Rescuers were searching Monday for crewmen missing from an Iranian oil tanker that had collided with another ship off China’s coast, leaving the tanker in flames and at risk of exploding and sinking, the Chinese authorities said.
The Panamanian-flagged tanker, the Sanchi, collided with the CF Crystal, a Hong Kong-registered bulk freighter, around 8 p.m. Saturday about 160 nautical miles east of Shanghai. That area of the East China Sea is frequently crossed by ships traveling to China, South Korea, Taiwan and Japan.
All 21 Chinese crew members of the CF Crystal, which was transporting grain from the United States to Guangdong Province in southeastern China, were rescued, China’s Ministry of Transport said. But the Sanchi’s entire crew — 30 Iranians and two Bangladeshis — were missing after the collision. One body has been recovered, Iran’s Ports and Maritime Organization said Monday.
Four Chinese government ships, two pollution control vessels, four commercial vessels, several fishing boats and a South Korean Coast Guard ship were aiding the search.
The burning oil was making it difficult to get close to the tanker and search for missing crew members, the Iranian authorities said.
Flames and thick black smoke were seen pouring from the burning tanker on Monday in video and photographs released by the South Korean Coast Guard and the Chinese state news media. The Chinese authorities warned that the ship could explode and sink.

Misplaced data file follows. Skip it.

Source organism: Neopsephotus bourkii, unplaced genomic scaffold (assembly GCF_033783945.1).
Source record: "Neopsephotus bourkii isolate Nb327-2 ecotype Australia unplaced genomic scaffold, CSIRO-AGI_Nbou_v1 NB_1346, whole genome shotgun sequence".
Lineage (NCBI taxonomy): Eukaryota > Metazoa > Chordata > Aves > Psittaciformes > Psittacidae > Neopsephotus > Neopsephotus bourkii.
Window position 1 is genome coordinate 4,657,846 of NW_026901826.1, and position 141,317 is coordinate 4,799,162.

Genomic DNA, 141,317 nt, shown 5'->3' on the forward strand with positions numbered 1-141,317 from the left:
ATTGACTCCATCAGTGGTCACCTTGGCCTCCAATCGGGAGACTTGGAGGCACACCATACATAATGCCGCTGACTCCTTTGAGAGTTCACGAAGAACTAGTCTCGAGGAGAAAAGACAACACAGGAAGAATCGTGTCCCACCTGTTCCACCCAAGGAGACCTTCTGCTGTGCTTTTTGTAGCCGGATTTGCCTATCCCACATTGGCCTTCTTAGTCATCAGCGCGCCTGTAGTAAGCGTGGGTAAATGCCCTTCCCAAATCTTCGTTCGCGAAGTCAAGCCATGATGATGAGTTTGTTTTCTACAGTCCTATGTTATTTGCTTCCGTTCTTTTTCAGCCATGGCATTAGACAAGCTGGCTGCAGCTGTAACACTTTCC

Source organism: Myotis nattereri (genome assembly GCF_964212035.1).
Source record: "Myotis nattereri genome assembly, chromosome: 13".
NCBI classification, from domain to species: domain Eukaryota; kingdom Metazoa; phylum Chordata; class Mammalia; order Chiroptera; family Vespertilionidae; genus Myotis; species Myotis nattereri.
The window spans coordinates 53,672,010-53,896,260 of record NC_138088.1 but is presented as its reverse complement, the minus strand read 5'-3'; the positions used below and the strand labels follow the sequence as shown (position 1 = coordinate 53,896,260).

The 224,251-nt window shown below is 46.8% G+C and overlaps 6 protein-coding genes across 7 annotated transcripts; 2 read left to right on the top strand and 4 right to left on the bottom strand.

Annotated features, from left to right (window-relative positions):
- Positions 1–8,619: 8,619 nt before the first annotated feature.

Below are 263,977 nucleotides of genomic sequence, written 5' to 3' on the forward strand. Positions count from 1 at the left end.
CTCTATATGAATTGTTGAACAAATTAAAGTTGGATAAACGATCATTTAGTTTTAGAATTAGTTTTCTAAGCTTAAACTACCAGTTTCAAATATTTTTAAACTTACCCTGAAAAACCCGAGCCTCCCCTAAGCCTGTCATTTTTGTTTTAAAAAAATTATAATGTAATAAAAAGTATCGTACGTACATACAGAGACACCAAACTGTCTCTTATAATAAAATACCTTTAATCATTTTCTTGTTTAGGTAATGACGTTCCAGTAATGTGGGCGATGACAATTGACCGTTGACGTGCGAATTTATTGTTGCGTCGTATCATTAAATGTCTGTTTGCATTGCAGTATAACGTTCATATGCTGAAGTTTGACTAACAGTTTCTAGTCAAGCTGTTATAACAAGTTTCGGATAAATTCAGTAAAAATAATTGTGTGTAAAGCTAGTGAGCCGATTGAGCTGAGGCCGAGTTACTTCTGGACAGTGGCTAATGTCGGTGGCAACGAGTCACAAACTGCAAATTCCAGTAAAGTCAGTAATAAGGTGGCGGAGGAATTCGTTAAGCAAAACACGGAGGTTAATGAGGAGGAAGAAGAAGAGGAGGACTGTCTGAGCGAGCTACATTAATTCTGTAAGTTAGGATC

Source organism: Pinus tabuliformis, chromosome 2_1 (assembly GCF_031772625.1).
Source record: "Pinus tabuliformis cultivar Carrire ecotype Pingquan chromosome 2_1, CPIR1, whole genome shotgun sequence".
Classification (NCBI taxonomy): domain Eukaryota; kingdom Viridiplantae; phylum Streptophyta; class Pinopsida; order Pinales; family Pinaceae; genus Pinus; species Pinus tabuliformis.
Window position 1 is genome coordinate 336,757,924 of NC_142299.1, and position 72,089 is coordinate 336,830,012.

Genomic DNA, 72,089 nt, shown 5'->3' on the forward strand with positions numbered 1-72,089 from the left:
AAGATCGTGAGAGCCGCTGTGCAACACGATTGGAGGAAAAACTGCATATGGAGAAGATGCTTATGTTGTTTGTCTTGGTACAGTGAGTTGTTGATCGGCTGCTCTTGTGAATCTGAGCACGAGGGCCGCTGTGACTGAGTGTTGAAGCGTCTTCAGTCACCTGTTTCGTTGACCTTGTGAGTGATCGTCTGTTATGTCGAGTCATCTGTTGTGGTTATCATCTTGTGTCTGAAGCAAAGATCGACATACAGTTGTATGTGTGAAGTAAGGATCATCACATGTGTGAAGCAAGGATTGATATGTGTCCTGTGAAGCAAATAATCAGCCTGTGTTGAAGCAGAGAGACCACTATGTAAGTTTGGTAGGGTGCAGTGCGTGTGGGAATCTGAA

The 899-foot Sanchi is owned by Bright Shipping Limited, a subsidiary of the National Iranian Tanker Company registered in Hong Kong, according to the Chinese authorities and an International Maritime Organization database. It was carrying 136,000 tons of condensate, a light oil, from Iran to South Korea, China’s Ministry of Transport said. It was not clear how much had spilled or burned off after the collision.
Greenpeace, the environmental advocacy group, said it was worried about the potential for environmental damage and would be monitoring cleanup efforts.
The Sanchi was built in 2008, had at least four previous names and was previously flagged in four other countries, according to the International Maritime Organization and MarineTraffic, a ship monitoring service.